New South Wales Department of Primary Industries plant nutritionist Dr Graeme Schwenke.
PHOTO: Rebecca Thyer
Top-dressing nitrogen onto crops, fallows and pastures may not be as risky as is generally thought if rain does not fall soon after application.
This is the conclusion from research on neutral to alkaline cracking clay soils over the past two years by Tamworth-based NSW Department of Primary Industries researcher Dr Graeme Schwenke and colleagues Bruce Haigh, Adam Perfrement, Bill Manning and Dr Guy McMullen.
Nitrogen volatilisation losses were assessed in 15 paddocks covering four scenarios: top-dressing wheat; autumn fallow broadcasting ahead of winter cropping; spring fallow broadcasting ahead of summer cropping; and autumn and spring fertiliser application to a grass-based pasture.
In general, Dr Schwenke and colleagues’ results so far seem to fit well with other Australian and international research where typically less than 20 per cent of applied nitrogen is lost from urea added to arable systems.
GRDC Northern Panel chair James Clark believes these results challenge long-held Australian views and may be a ‘game-changer’ for northern growers. “Growers usually try to time nitrogen applications with rainfall to avoid losing nitrogen into the atmosphere due to expected volatilisation losses,” he says.
The ammonia detection masts are designed to pivot and face into the wind so that they are constantly positioned to measure nitrogen volatisation in all weather conditions.
Dr Schwenke explains that fertiliser nitrogen can be lost from the soil surface as ammonia gas through volatilisation. How much is lost depends on a range of factors including rainfall amount, soil moisture, temperature, pH, naturally occurring lime in the soil, ground cover, wind, soil-clay percentage and fertiliser type.
In-crop nitrogen losses
In 2011 four experiments on medium-to-heavy cracking clay soils from Edgeroi to Mullaley, in north-west NSW, found nitrogen volatilisation losses from fertiliser top-dressed onto mid-tillering wheat crops were minor. There was a less than 10 per cent loss over a month despite little rain after application. Fertiliser was applied to dry soil and temperatures were low.
Nitrogen fertiliser types tested included urea, urease-inhibitor-coated urea, and liquid products such as dissolved urea ammonium nitrate and urea ammonium nitrate.
There were only small differences between the losses from the different products. Liquid urea tended to lose a little more than solid urea. Urea ammonium nitrate and ammonium nitrate liquids showed slightly smaller losses because a portion of these products is in the nitrate form, which does not volatilise. Practically though, these differences are considered insignificant.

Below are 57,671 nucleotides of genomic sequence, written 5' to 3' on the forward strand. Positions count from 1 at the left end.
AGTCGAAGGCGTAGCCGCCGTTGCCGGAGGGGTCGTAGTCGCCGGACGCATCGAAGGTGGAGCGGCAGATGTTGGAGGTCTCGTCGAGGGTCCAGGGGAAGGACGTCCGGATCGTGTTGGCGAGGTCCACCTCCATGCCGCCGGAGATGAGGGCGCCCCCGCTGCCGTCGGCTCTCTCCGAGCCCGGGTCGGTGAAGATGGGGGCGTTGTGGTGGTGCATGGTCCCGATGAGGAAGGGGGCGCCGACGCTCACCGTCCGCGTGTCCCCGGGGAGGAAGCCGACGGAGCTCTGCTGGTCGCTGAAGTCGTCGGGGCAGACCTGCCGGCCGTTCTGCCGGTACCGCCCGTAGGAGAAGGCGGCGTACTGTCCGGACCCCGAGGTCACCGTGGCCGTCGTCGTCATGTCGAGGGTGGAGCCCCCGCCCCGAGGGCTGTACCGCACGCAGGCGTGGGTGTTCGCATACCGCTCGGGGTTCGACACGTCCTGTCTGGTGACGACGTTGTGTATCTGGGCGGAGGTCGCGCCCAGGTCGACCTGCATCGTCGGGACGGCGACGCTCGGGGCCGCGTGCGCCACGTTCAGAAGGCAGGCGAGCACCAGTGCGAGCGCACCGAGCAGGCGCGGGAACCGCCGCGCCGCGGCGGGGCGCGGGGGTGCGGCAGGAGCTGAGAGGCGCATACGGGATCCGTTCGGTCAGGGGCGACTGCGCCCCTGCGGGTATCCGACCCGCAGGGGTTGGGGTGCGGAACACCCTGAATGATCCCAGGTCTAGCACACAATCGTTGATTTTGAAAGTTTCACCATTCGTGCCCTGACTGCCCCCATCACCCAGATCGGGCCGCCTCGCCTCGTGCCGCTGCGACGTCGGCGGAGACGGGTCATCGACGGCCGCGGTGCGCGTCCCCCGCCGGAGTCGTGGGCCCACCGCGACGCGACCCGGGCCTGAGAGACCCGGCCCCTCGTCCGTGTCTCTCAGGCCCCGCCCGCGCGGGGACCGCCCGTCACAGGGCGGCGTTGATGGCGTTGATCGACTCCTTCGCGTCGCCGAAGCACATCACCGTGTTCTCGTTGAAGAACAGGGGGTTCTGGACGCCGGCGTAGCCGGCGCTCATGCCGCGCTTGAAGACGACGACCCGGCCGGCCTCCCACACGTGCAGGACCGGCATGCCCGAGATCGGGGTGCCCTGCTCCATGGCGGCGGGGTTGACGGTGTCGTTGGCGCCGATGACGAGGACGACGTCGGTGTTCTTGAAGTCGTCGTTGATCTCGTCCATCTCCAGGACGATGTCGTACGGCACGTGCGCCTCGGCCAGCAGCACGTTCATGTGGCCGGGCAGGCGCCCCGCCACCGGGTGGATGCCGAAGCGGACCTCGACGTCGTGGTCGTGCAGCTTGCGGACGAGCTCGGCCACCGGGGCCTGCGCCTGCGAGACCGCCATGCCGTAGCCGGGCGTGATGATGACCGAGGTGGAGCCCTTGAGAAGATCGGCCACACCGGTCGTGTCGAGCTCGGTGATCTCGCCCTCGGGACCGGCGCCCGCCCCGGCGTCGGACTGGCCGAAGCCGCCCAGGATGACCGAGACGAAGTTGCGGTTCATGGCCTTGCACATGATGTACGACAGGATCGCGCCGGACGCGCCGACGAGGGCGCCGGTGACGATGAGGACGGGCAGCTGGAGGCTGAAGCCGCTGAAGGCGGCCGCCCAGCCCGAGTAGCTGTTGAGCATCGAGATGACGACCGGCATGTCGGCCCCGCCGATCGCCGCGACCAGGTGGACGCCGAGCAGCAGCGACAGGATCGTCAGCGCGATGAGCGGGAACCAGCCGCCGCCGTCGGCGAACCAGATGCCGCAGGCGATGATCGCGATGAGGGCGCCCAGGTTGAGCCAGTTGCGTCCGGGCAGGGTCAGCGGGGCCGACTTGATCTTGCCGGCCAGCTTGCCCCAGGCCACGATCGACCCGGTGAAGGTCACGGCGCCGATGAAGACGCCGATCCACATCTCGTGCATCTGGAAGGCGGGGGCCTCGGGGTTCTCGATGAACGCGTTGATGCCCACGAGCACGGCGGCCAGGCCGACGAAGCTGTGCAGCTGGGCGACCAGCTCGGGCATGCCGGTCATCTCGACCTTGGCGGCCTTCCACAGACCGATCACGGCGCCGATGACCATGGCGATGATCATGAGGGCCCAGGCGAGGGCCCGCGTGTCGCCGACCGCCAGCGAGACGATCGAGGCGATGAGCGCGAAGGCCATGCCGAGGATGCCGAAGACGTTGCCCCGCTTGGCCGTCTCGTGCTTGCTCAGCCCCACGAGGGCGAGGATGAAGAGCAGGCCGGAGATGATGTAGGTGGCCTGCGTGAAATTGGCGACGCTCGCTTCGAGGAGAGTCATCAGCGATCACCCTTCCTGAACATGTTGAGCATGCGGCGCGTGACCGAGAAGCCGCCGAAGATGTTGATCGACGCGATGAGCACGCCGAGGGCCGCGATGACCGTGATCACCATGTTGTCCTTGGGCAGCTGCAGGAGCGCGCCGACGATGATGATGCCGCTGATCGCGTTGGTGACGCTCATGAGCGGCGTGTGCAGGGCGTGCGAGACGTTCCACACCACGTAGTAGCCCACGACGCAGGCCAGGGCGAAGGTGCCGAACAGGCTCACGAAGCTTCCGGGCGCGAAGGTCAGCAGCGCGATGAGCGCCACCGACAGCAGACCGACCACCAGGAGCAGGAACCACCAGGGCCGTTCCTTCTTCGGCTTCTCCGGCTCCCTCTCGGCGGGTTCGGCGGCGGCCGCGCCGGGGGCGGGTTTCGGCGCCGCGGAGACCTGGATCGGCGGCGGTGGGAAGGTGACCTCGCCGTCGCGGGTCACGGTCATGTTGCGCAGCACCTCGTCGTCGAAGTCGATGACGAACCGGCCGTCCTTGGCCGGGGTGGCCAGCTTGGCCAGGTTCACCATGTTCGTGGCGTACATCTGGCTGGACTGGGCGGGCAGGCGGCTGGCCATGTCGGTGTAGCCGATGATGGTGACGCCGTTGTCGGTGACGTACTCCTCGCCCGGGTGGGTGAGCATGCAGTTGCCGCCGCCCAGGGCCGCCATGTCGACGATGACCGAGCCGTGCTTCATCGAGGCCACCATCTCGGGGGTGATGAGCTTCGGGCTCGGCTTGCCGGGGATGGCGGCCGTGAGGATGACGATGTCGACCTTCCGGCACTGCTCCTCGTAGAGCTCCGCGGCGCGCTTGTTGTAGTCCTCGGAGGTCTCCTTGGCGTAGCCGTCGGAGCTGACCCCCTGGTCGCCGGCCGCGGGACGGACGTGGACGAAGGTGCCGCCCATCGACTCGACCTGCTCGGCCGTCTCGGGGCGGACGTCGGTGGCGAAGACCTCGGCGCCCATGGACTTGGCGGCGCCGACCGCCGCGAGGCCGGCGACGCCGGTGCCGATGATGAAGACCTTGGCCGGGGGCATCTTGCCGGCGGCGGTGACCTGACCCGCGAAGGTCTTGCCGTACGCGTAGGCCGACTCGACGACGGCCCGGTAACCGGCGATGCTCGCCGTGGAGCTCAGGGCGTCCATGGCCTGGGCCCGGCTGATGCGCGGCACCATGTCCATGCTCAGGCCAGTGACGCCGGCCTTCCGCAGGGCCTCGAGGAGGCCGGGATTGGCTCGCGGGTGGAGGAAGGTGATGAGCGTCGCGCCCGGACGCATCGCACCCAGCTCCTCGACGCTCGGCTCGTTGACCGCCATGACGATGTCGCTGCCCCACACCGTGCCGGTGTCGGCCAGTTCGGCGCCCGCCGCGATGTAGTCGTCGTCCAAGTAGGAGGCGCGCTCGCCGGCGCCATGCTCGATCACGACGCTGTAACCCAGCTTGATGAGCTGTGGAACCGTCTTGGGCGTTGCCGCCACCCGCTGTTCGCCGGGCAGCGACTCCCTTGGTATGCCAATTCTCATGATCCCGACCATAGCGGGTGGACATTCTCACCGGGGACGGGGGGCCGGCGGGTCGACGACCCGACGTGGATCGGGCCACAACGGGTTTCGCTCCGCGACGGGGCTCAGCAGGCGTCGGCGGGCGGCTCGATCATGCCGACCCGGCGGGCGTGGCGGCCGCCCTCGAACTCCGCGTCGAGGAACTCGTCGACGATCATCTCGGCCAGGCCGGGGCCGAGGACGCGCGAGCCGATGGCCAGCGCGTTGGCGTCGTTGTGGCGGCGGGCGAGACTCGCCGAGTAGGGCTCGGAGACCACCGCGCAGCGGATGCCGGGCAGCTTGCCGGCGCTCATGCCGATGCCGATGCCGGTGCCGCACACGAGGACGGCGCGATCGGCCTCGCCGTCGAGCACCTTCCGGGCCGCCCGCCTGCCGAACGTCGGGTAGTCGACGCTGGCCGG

Urea with a urease inhibitor (Green Urea™) further reduced volatilisation compared with the standard urea.
Spring fallow losses
To measure nitrogen losses through volatisation into ammonia, a number of 50-metre-diameter circles were inscribed across paddocks of wheat and pasture. The circles were divided into lanes and within each lane a weighed amount of urea was spread. In the centre of each circle was a mast housing the ammonia sensors. This picture shows researchers spreading urea inside the circle lanes.
Nitrogen volatilisation losses from applying nitrogen in the spring fallow prior to sowing summer crops can be higher as temperatures are warmer, small rainfall events can be more frequent and there is no crop to slow wind blowing across the soil surface. Crops can also recapture volatilised ammonia within the leaf canopy.
One experiment on a paddock with carbonate nodules in the top soil layer (relatively uncommon in NSW soils) resulted in the largest losses of nitrogen from top-dressed fertiliser. Carbonates in the soil chemically react with ammonium sulfate resulting in higher nitrogen losses. Losses in these conditions are immediate, whereas those from urea generally take several days to reach their peak rate of loss because the urea must first be hydrolysed to form ammonium in the soil.
In the carbonate-containing soil, volatilisation loss from ammonium sulfate was high (greater than 30 per cent of applied nitrogen). Urea losses were also higher from this paddock, probably because soon after fertiliser application enough rain fell to just dissolve it, but there was no follow-up rain for almost a month.
In the second spring fallow trial, losses from urea and ammonium sulfate (crystalline by-product) were similar and both below 10 per cent. The surface soil in this case had no carbonates.
Pasture phase losses
Dr Schwenke’s third set of trials at Tamworth and Caroona, in NSW, examined top-dressed nitrogen volatilisation losses when applied to grass pastures.
Nitrogen loss at the Tamworth site was about 30 per cent from urea but less than five per cent from ammonium sulfate. In the Caroona trial, nitrogen loss was also higher from urea (23 per cent) compared with 10 per cent from ammonium sulfate.
In both trials, Dr Schwenke believes results were a consequence of little rain in the first two weeks following application, but urea granules were dissolved by humidity, dew and light showers. Without significant rainfall, the dissolved urea would have been trapped in leaf litter.
Graeme Schwenke, NSW DPI
02 6763 1137
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